Good afternoon and happy Wednesday! In this morning's front pages, an elementary school in Indiana celebrates Read Across America Day all week, a fishing tournament in Alabama has an unexpected winner, the Native American community in California struggles to be recognized throughout the pandemic, the Lewiston Roundup in Idaho hopes for a comeback after a quiet year, and a farming initiative in Florida expands their network to provide nutrition to more locals. As always, our news selections are curated and inspired by the front pages provided by https://www.freedomforum.org/.
Nate Phillips of the Omaha Nation Native American Indian Tribe attends a ceremony for the installation "In America, How Could This Happen..." in Washington, D.C. on November 30, 2020. Image courtesy of Roberto Schmidt for AFP/Getty Images.
Deaths related to COVID-19 are being severely undercounted for the Native American population in California, undermining the resources and help they need to survive the pandemic. For generations, members of this community have been racially misclassified on medical charts and death certificates by hospital personnel, leading to inaccurate representation on a local and national scale. Data from Centers for Disease Control and Prevention maintain that the virus has been the most deadly for Native American communities, who are especially vulnerable due to heart disease, diabetes, and hypertension. Compared to white people, this group has a much higher death rate, with two times the diagnoses of COVID-19 and four times the number of hospitalizations. In California alone, Native Americans account for .3% of total deaths and diagnoses. Sacramento-based Leticia Aguilar, who lost her aunt and grandmother to the virus, made sure to fill out their death certificates herself to avoid any erasure of their identity. Aguilar claims that the state's failure to enforce proper classification “only contributes to the invisibility of our people, which makes it harder for us to even access resources because we can’t prove we exist. There is so much more meaning behind making sure we are properly counted as native people.”
Dustin Connell fishes in the Redcrest Championship. Photo courtesy of Garrick Dixon.
Dustin Connell of Clanton, Alabama brought home a three hundred thousand dollar prize after winning the 2021 Bass Pro Redcrest Championship at Lake Eufala on Friday. On the final day of the tournament, he caught twelve fish totaling thirty six pounds and fifteen ounces, pulling him ahead to first place. "I am just so blessed to be fishing against these guys. It’s an honor just to be here and compete. To come out of here with a win, this is a dream come true,” he exclaimed after the unexpected win. Connell caught a five pound fish with ten minutes left to go in the competition, securing him the lead just in time.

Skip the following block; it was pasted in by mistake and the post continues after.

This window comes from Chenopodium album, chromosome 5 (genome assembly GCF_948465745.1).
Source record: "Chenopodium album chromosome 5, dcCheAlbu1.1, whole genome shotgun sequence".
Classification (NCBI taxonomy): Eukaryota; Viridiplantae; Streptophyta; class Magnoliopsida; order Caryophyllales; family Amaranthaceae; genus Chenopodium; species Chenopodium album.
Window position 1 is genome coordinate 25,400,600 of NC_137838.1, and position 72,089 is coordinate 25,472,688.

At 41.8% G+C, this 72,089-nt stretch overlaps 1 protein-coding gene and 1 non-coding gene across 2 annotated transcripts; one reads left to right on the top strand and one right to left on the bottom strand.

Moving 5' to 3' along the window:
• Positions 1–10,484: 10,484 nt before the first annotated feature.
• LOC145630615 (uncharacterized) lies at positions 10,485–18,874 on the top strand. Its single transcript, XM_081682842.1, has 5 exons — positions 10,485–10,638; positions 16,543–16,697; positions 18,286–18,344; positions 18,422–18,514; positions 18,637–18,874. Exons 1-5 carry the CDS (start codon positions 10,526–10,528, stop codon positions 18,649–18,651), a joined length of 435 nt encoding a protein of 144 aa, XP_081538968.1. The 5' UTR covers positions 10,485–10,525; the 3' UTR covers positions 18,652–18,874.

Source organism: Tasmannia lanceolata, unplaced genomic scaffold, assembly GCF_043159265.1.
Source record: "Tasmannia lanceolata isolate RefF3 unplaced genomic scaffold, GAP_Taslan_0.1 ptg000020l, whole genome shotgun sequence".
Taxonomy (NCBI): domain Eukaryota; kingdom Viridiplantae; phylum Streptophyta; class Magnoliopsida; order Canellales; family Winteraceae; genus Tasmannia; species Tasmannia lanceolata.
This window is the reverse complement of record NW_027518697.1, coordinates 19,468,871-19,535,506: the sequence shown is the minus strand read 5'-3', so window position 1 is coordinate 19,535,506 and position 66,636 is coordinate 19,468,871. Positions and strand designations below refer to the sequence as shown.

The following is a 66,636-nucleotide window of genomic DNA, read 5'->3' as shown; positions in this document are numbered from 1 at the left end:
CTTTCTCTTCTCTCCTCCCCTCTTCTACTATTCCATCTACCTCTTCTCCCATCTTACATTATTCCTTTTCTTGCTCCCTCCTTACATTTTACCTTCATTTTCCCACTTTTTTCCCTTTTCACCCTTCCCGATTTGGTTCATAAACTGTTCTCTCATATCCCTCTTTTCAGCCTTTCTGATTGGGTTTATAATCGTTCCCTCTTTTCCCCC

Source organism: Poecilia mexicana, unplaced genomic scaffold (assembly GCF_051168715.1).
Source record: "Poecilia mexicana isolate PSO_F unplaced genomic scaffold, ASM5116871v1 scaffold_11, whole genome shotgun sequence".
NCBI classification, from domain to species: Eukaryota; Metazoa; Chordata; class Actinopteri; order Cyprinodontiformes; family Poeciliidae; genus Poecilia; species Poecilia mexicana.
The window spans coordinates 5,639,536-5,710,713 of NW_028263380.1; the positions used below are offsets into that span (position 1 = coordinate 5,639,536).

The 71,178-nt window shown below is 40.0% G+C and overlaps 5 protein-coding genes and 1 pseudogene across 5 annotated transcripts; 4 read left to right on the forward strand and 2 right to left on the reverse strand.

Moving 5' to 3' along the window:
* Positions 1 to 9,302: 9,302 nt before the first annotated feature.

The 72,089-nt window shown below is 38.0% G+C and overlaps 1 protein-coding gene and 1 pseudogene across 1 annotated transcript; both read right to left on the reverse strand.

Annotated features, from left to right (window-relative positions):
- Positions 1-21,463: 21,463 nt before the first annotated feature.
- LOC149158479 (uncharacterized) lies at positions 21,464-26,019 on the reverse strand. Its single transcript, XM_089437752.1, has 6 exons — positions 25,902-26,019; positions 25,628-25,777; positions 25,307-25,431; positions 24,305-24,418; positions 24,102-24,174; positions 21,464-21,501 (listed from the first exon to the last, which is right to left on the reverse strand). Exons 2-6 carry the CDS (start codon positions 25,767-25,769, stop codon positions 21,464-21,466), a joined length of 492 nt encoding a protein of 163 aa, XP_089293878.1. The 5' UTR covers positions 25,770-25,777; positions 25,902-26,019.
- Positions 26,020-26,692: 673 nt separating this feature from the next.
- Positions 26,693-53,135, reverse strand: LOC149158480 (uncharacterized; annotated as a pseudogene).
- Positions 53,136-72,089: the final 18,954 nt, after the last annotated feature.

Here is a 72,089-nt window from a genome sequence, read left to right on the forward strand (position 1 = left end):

Slate Run Elementary literary coach Cheryl Tansey reads aloud to a class. Image courtesy of Brooke McAfee/News and Tribune.
Slate Run Elementary School in New Albany, Indiana, went all in to celebrate National Read Across America Day on Tuesday, continuing activities throughout the week. Students and staff dressed up as their favorite literary characters on Tuesday, kicking off the week full of planned activities to encourage more personal reading time. On the first day of March, the school established a goal for students to read one hundred and thirty thousand minutes by March 26. One activity, developed by media specialist Amanda Larson, involved selecting books from the school library that feature an author or character from a different state, which were then distributed to different classrooms and read aloud among the class. Larson designed the activity to help establish the mindset that "we are such a big, broad, unique country with such a rich history." Including different reading levels and experiencing a book together as a group is one of the main benefits of each class reading activity. The week ended with a "Book Read-In" on Friday, where students are given ten to thirty minutes of solo reading time with a snack and book of their choice.
Legia Ortegon harvests tomatoes at The Villages Grown. Image courtesy of Bill Mitchell for the Daily Sun.
In recognition of National Nutrition Month, a farm-to-table initiative specializing in microgreens called The Villages Grown is increasing its means of production and produce variety. The organization's executive director Jennifer Waxman announced that they are partnering up with more hospitals, living facilities, and school districts, and offering three new types of lettuce, including a custom blend specifically garnered to combat cardiovascular disease. While The Village Grown oversees its own crops and farmers, they recently expanded their network to about seventeen local farms and twenty six artisans to help supply products like honey, olive oil, tea, and more.
The Team Roping competition at The Lewiston Roundup in 2019. Image courtesy of Pete Caster for The Tribune.
Organizers of the Lewiston Roundup announced they plan to return to the stadium this fall, scheduled for September 7. The state of Idaho has moved to Stage 3 of reopening, and is well on track with the vaccination process, giving rodeo leaders hope to hold events in the coming months. The Lewiston Roundup Association claims it will enforce public safety regulations such as mask wearing, limited capacity, and social distancing in seating.
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